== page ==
Peter Pearson 40 Years in Business Anniversary
In May of 1979, I embarked on my entrepreneurial adventure, diving headfirst into the world of computer cables. My journey began with the then lesser-known Nokia, a company crafting cables to rival the American giant Belden Cables. Little did I know that this would mark the birth of a four-decade-long business odyssey.
Cablenet: Where it all started
In 1983 I decided to set up my own company to sell computer cables in an industry at that time dominated by manufacturers' propriety cabling systems by IBM, Digital Equipment Company (DEC), ICL, and Wang, to name a few. Each had their own unique cabling solutions, spanning from coaxial to fully shielded special cables employing twisted pair technology.
This picture, taken during the early days, captures a moment when cables surrounded me, painting a picture of abundance. In reality, that was our entire cable inventory, complete with many empty reels strategically arranged to give the illusion of a more extensive operation than we were.
Living and learning the cabling standards
At the same time, a technological revolution was unfolding with the emergence of Ethernet, based on the OSI model of open systems. It was poised to revolutionise the landscape, rendering manufacturers' proprietary cabling systems obsolete. My first experience with Ethernet cables involved the production of Thick Ethernet cables, the 50-ohm coaxial yellow cables that connected Ethernet devices through AMP Vampire Taps, screwing into the coaxial cable, which allowed a drop cable to connect a device to the Ethernet Network. After shipping out my first reel, the installer called to ask, "Where are the Tap marks?" I humbly replied, "I have no idea what you're referring to". Unbeknown to me, the cable had to be marked every 2.4 metres with a black ring that told the installer where he could use the AMP vampire tap. This 2.4m rule had to be followed; if not, there would be an impedance mismatch and packets of information would be lost. This was my first experience of what would become the world standard for networking, and ever since then, I have followed standards more closely.
The revolution and evolution of ethernet
During the 1980s, Ethernet underwent a series of transformations, from Thick to Thin, and the advent of twisted pairs. At the same time, Ethernet and OSI standards at "the physical layer," i.e., Cables, introduced twisted pair technology into Ethernet. AT&T, a telecommunications juggernaut, led the charge to break IBM's dominance and expand its market presence by running Ethernet on POTS (plain old telephone cable). This move accelerated the shift from many different types of computer cables to a single Twisted Pair cable.
The right person, the right place, the right time
Fortunately, I was among the early adopters of this technology, importing a rival manufacturer from the United States, thus kickstarting my three-decade involvement in Twisted Pair cabling. These first cables were Level 2 (slow) telephone-grade. Still, as Ethernet and OSI open standards gained traction, the demand for faster transmission speeds led to the development of Level 3 and 4 cables. Eventually, international standards bodies harmonised these into what we now know as Category-class cables, starting with Category 3, which has evolved to Category 8, though Category 6a currently holds a prominent position.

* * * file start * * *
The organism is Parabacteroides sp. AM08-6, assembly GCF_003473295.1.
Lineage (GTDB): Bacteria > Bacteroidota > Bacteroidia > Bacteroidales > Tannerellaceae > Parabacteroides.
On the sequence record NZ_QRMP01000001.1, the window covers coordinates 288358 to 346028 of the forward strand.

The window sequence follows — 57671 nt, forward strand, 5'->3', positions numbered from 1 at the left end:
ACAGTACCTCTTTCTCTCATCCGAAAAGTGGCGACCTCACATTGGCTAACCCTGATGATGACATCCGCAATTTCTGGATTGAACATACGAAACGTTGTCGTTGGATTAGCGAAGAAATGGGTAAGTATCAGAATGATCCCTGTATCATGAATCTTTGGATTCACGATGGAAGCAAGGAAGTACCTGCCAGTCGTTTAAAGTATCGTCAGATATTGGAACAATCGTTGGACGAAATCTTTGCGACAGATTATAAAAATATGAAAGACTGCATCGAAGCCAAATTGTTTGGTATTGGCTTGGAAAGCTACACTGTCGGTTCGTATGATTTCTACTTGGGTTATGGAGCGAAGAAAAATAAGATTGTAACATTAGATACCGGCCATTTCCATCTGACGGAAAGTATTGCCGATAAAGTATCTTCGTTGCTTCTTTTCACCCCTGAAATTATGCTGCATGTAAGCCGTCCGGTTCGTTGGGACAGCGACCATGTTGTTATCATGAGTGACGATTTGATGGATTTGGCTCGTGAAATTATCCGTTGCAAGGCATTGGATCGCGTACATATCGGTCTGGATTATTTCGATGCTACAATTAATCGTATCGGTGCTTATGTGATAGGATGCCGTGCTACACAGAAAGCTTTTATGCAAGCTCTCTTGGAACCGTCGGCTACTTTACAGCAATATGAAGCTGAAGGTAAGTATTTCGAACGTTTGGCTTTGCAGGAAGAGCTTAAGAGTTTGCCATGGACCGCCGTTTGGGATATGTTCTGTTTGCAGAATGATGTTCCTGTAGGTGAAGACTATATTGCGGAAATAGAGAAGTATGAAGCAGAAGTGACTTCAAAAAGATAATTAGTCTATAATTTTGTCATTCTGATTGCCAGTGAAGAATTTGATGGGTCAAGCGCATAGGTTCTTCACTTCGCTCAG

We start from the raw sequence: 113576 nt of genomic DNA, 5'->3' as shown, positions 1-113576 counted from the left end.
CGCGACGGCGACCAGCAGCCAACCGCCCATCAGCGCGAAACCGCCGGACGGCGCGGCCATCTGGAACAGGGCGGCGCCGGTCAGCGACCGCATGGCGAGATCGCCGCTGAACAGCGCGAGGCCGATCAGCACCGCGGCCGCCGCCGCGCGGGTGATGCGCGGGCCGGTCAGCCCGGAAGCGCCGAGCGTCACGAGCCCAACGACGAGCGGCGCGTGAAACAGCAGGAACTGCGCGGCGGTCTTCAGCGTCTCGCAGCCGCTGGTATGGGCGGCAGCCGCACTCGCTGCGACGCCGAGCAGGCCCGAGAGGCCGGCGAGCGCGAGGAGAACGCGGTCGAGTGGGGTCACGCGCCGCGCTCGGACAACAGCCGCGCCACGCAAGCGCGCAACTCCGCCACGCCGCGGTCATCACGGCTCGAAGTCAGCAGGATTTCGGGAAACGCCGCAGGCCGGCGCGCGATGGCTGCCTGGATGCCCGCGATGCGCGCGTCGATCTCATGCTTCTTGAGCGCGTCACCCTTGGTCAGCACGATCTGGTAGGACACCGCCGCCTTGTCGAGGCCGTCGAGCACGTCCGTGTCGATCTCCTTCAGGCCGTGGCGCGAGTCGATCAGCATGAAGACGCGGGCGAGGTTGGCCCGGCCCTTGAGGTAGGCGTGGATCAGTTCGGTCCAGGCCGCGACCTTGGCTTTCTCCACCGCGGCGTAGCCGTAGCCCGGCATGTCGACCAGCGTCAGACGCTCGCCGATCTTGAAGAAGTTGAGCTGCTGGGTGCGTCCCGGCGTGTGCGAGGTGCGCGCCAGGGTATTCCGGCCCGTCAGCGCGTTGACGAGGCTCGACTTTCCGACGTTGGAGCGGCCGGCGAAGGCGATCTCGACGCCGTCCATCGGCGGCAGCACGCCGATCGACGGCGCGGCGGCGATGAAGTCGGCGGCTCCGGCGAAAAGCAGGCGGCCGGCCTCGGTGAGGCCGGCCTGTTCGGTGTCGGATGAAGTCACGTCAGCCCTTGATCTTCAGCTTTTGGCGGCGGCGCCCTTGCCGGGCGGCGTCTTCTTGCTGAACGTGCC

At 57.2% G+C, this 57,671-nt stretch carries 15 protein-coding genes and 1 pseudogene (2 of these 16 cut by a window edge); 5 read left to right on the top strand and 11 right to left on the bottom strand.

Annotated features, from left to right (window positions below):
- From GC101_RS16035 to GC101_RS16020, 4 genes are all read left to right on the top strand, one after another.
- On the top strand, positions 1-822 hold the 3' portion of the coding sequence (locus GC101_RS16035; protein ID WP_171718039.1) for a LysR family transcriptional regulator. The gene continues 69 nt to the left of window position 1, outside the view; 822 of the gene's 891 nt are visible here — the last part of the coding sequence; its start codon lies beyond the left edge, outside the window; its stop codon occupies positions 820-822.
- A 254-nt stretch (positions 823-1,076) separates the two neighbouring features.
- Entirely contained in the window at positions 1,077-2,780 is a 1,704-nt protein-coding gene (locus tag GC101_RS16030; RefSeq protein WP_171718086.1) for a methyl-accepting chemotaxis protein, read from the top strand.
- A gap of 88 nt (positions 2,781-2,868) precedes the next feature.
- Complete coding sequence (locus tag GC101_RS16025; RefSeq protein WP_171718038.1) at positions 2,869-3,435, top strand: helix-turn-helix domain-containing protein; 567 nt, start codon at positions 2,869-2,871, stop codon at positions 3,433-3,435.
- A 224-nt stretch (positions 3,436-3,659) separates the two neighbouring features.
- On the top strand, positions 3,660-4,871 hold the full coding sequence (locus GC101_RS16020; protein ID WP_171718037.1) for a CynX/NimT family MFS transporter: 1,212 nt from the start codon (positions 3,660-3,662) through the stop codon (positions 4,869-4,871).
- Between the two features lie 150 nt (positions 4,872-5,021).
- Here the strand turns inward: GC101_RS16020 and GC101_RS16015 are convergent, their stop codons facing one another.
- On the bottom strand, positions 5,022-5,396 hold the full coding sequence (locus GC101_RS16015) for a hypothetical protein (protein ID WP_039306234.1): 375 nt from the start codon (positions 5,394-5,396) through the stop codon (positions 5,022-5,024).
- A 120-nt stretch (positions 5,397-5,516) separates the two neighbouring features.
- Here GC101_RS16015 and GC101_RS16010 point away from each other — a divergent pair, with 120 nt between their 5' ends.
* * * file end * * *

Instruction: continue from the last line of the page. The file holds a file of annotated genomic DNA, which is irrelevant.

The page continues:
At the same time as these advancements, personal computers entered the scene, connecting via twisted pair networks. The need for PC accessories followed, starting with serial and parallel print cables, which evolved into USB, HDMI, and the myriad cabling accessories and connector options we employ today. The advent of PCs marked the decline of the mini and mainframe era, with newcomers like Apple and Dell reshaping the computing landscape.
A journey from family business to market leader
Reflecting on our humble beginnings, we began constructing patch leads in our Nottingham workshop, employing outworkers, including my sister-in-law. Initially producing around 1,000 leads per week, demand increased exponentially. Eventually, we shifted our production to the Far East, and this year alone, we have sold more than 2.3 million patch leads.
Looking back to when I started, there were three primary forms of communication - written letters, phones, and Telex. How many of us today can remember Telex? During my time in business, I've witnessed a transformation from Telex to fax, then the proliferation of email, the rise of Google, and the current era of automated EDI communication. A recent visit to one of our top clients in Manchester revealed a fascinating insight - over 600 desks, yet not a single dedicated phone. They used Microsoft Teams for their communication, and it will be interesting to see how the ever-changing world of communication will evolve over the next decade.
When I started back in 1983, we were in the middle of a major recession, but I like to think that I was lucky to start in an industry that has continued to grow for over 40 years. Whilst you will have read that I have seen many technology changes, the most enjoyable part of this incredible journey has been to see all the people I have worked with grow and prosper. A whole lot of thanks must go to all my staff who have accompanied me at various times on this journey, and I also have to recognise the importance all these members of staff who have been with me over the years. I also like to thank all the customers and suppliers, far too many to list here, who I have enjoyed working with.